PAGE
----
In the dimly-lit Saint Vincent indoor court, the Adamson University Lady Falcons start their practice as usual; listening to instructions on the general flow of the training from head coach Airess Padda and saying a prayer.
Before taking the court, the Lady Falcons engage in an interesting discussion. Every training, a player shares an inspirational quote to set the tone for practice. The Lady Falcons have pulled words from legendary athletes, philanthropists, and activists and philosophers for motivation.
Last UAAP season, the Lady Falcons needed every bit of help to push through a battery of losses in humiliating fashion.
This season, with renewed hope due to a retooled lineup, one quote from history has stuck with the Lady Falcons:
Pressure is a privilege
The Lady Falcons had been relevant in the UAAP Final Four picture in Season 76, when a height-deprived group of girls led by Bang Pineda outlasted the Far Eastern University and University of Santo Tomas for the fourth seed in a stepladder semifinals.
Since then, the Lady Falcons slowly fell to obscurity with each season, finally collapsing in Season 78. Proud Adamson alumnus Sherwin Meneses was forced to leave the program he had worked on for nearly a decade midway through. The Lady Falcons not only fell out of the race for the Final Four, they also dropped all their second round matches.
In Season 79, the Lady Falcons received help in Airess Padda, a fresh-faced American coach, who — along with her historic all-female coaching staff — was tasked to rebuild a roster in flux. Several Adamson seniors had declined to play, leaving the San Marcelino-based program with just high-scoring Jema Galanza and a crop of rookies.
Looking back at the beating they took in her first year as head coach, Padda couldn’t help but relish the potential her squad has for Season 80.
“There’s a really great opportunity this year for us to [reach], in my opinion, not just Final Four. We could very well go all the way,” expressed Padda.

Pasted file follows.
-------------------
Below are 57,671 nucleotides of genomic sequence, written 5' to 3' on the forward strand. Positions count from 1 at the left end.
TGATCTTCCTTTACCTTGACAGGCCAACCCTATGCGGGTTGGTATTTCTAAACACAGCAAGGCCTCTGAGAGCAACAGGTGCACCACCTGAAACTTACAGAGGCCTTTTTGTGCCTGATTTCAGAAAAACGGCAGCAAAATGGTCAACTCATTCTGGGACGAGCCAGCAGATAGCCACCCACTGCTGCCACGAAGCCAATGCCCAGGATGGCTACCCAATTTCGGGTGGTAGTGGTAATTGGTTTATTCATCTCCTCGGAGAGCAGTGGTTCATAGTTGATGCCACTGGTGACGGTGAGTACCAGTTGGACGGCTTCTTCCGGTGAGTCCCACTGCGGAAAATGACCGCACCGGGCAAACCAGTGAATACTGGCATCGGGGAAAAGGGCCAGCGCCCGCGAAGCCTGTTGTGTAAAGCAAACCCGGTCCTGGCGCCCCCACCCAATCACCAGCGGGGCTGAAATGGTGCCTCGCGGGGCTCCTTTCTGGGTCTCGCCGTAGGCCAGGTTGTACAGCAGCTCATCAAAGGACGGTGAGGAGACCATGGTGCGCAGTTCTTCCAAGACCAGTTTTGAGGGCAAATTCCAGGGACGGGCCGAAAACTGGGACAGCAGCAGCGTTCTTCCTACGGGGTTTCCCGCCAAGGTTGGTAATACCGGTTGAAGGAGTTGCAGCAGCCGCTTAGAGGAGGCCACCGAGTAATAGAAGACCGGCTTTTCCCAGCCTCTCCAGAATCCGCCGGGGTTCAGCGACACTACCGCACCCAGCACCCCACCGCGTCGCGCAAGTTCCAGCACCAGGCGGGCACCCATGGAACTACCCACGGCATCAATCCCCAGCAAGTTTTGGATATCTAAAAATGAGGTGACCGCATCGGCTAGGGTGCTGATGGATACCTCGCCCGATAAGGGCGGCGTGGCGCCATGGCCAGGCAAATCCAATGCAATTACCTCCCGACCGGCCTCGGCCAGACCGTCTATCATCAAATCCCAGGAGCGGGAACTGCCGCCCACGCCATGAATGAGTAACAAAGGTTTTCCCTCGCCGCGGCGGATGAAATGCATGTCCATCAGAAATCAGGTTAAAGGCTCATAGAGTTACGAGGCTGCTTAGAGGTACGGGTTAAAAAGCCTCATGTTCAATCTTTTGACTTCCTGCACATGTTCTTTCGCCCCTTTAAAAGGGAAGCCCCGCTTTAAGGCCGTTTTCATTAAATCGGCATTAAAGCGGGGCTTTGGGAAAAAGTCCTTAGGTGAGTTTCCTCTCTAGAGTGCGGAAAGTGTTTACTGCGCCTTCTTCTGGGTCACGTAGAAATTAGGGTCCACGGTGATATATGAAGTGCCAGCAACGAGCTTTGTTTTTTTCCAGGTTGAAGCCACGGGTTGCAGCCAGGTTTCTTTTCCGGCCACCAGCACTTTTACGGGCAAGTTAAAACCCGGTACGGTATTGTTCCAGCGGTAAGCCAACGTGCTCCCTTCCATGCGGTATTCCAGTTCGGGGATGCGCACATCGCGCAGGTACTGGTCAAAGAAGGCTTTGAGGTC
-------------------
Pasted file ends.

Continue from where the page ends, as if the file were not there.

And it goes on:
“But we just got to keep working hard, keep working as a team and just keep grinding it out.”
For a lot of her players, coach Air is aptly-named. Off the court, Padda can be as cool as the California breeze. On the court, her winds reach the strength and velocity of a Pacific typhoon.
Padda runs her practices like a drill sargeant; if one makes a mistake or goes through a drill lifelessly, her players pay with sprints, burpies, mountain-climbers.
During her first months as coach, Padda remembers her players vomitting from the sheer intensity of her trainings.
Now, most of her wards have a gotten a feel for their head coach, and Padda has made a similar strong effort in getting to know her players. Unlike most foreign coaches who take a job in the Philippines, Padda has made it a point to learn Tagalog.
Her sudden bursts of the Filipino language during practices often signal a change in pace, either cranking the intensity with single yell of “Tara” or inspiring urgency when she asks “Bakit?” to one of her players when she struggles to execute.
“We’ve done a lot of bonding stuff, which I think has helped. But I think at the end of the day, some of them don’t have the same personality as me.
“I can’t look at it as them shutting me out or a negative thing. Sometimes it takes a while for things to set in and they’re more responsive this year than when I first got here. Their English has gotten better and my Tagalog has gotten better,” Padda mused, adding that her assistant coaches, Angeli Tabaquero and Cherry Macatangay have helped her monumentally.
“The assistant coaches I have now, just like a year under my program, they’re a little bit more seasoned. They know my expectations, they’re more comfortable with being a coach. I think sometimes you go to programs and it’s just the head coach,” the 32-year-old tactician added. “Whatever they say, that’s what you do and you’re just the ball shagger or you’re just the drill runner. With these coaches, I encourage them, even moreso right now we need you because I’m foreign. Sometimes what I say to them (players) doesn’t really click right away. You have the ability to go behind me and put it in words that they’ll understand and they appreciate that. I really don’t want any attention.
“If we make it to the Final Four, it’s not gonna be because of me. It’s gonna be because of everybody.”
The excitement for Season 80 centers largely around the Lady Falcons’ returning and new players.
Veterans Mylene Paat and Fhen Emnas are both back after a year off, to finish their collegiate careers. Both are incredibly thankful to the team’s coaching staff and main sponsor, Akari, for assimilating them into Adamson’s renewed culture.
“Masaya nga ako kasi tinanggap nila ako kahit di ako makapag-training agad sa kanila kasi may commitments pa ako sa Cignal. Na-realize ko na kung ‘di man skills ang pinaka-macontribute ko, kahit sa maturity na lang,” said Paat, a lefty who can play middle blocker and opposite hitter.
“Sobrang galing din ni coach Air pati ng coaching staff niya. Lalo na sa pag-set sa amin mentally. Optimistic siya,” added Emnas, the team’s athletic setter. “Parang, minsan nasa peak ka na ng kaya mo. Siya ‘yung tipong pipigain ka pa.